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I have a client who is using Lotus Domino for their web application/server platform. The client has two "web developers" who are more comfortable with Lotus Domino than more mainstream tools and technologies and are not enthusiastic about making a switch. I have been asked to provide an assessment of why it may be prudent to migrate to a different web application platform.

I would be particularly interested in understanding deficiencies related to the platform as I have very little knowledge of Domino but am very familiar with other platforms.

In addition to the fact that Apache has over 70% of web server market, IIS over 21%, and Lotus almost 0%, what other reasons would you give for moving away from this platform?

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closed as not constructive by Ben Pilbrow, Scott Pack, coredump, Iain, Sam Mar 20 '11 at 17:35

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Also, I'm assuming you're getting your numbers from Netcraft? That's for public sites. I imagine most Lotus apps are either internal-only and thus not on Netcraft's radar, or if they're public, have an Apache reverse-proxy or other security layer in front that masks the server identity. All of our public apps, whether they're IIS/ASP or Websphere/Java, have an Apache tier in front of them. –  mfinni May 28 '10 at 15:02
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I think this really depends on why you want to switch. Is there a specific problem you're trying to solve? Or do they want you to develop something and you aren't familiar with Domino/Notes? –  Jack M. May 28 '10 at 15:05
    
Everyone I know who has used Lotus (in the last 10 years) hates it. I don't have enough experience myself to know why. I use Apache and IIS, and Apache is by far my preferred platform for most things. –  Chris S May 28 '10 at 15:10
    
Duplicate of serverfault.com/questions/146592/… –  Cristian Ciupitu May 30 '10 at 0:04
    
Much of your arguments must revolve around the web applications the client is using. Sometimes it's anything but easy to migrate them to another platform, so you need to do some serious investigation in that area. It may be that the platform is the least of the problems. –  John Gardeniers Mar 18 '11 at 22:08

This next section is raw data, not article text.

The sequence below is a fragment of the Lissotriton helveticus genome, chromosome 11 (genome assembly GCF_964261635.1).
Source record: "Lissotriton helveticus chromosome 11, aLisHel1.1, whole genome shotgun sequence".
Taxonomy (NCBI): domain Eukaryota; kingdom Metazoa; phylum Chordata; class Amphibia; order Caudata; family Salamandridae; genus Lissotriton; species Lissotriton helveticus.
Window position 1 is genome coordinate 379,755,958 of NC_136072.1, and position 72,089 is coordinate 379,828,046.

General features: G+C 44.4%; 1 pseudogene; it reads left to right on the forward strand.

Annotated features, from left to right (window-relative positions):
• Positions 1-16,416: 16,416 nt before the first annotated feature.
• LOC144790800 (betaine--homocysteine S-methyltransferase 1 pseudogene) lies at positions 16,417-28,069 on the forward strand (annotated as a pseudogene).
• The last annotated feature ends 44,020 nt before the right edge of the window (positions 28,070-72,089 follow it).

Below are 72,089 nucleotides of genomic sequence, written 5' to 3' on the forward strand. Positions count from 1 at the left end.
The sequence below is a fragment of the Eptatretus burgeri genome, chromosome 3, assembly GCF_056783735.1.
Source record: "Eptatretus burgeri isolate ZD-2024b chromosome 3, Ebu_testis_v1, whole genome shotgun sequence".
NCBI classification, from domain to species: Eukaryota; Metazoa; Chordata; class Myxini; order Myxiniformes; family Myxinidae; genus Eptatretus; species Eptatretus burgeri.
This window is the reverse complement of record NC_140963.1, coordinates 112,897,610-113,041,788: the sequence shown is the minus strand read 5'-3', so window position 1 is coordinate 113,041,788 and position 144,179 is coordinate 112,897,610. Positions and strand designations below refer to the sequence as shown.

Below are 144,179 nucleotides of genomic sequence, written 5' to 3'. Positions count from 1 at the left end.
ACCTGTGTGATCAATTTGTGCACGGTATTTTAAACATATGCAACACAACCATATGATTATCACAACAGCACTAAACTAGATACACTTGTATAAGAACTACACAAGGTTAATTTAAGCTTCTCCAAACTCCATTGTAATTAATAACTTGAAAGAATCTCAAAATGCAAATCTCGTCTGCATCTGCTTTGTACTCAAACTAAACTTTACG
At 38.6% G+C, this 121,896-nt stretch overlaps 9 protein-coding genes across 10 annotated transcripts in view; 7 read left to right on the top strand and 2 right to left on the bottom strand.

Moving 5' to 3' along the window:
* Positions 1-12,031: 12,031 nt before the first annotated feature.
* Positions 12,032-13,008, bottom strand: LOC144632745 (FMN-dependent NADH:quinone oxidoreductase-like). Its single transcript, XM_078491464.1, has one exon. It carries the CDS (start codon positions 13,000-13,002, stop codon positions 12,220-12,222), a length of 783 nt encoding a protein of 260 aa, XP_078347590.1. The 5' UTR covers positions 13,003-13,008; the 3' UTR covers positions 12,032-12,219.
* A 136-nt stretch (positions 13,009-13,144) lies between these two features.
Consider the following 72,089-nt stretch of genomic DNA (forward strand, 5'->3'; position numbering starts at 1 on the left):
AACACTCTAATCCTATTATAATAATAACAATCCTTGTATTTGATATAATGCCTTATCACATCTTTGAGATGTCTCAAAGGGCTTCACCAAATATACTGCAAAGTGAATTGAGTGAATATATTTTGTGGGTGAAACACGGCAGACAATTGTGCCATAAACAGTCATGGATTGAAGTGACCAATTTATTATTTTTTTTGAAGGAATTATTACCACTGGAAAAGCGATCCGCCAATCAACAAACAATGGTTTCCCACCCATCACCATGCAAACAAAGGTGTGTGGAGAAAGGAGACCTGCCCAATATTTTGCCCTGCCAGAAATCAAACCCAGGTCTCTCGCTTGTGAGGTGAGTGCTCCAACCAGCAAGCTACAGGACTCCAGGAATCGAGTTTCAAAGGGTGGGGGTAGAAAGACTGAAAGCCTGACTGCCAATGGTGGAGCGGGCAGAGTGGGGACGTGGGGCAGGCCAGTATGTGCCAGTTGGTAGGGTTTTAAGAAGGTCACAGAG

4 Answers 4

One reason to keep Domino is the security is significantly better than any technologies I have ever known or heard of. Combined with the Lotus Notes client it is just about impossible to break.

Most of the technology being dreamed up now to address web growing pains have been in Lotus Notes since 1993.

Biggest negatives are that the programming of the system is so easy bad developers can get away with putting systems into production that should have never been put in production. Second biggest negative is that since it is a workflow enabled document based paradigm most programmers don't understand it. Third biggest negative is since it has such broad functionality it takes better quality of administrator and developer to do a good job with it.

To completely replace Lotus Notes/Domino with say Microsoft products would take Windows Servers, MS Sharepoint, IIS, SQL Server, Exchange, Outlook and Internet Explorer and all of this would need to be redundant since Lotus Notes / Domino is already fault tolerant. Not to mention an army of administrators and developers to program and maintain the systems. Therefore you would have a large constituency to defend the new bureaucracy.

So when you look at it in that light, maybe there is much more "wrong" with all the technologies it takes to replace it than the three biggest negatives I know of with Lotus Notes/ Domino.

FYI: Lotus Notes / Domino data storage and programs have been forward compatible since 1989. In other words, an application or database in production in 1989 will still work with today's technology so you aren't always having to rewrite and convert so my guess is the ROI over a long time is extremely high.

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Market share is the only compelling reason I can think of: It's easier to find Apache/{PHP,Perl,Ruby,etc.} developers than Domino developers, and ditto for admin staff. If you're looking to bring in more developers or admins (or your current admin team isn't thrilled with Domino from an admin/management standpoint) that would be a motivation to switch

That being said, Domino will happily run PHP/Perl/Ruby CGI scripts so there's not much of a disincentive on the development side, and if your admin team isn't against Domino for good technical reasons my advice would be not to start pulling threads. Changing web servers (& changing/testing everything else riding on top of them) is a lot of work, and without an immediately obvious gain I wouldn't want to do it.

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Many years ago I selected LN as the mail and intranet app for a bank. Our main concerns at that time were security and bandwidth.

We didn't care about:

  • Flexibility (We just needed what LN offered)
  • Availability of free apps/frameworks
  • Availability of educated programmers & administrators
  • Time to Market
  • Support for the app life cycle
  • Availability of Testing tools
  • Costs

Our decision proved a good one for almost ten years. Then things changed and we migrated to an "open" platform.

So ... as always ... "it depends". Perhaps you can share with us some insight on the strategic plan so we can provide more specific input.

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Well, one of the reasons not to move to something else is because the existing web developers like it. A reason to move would be because the company wants to be able to use other developers.

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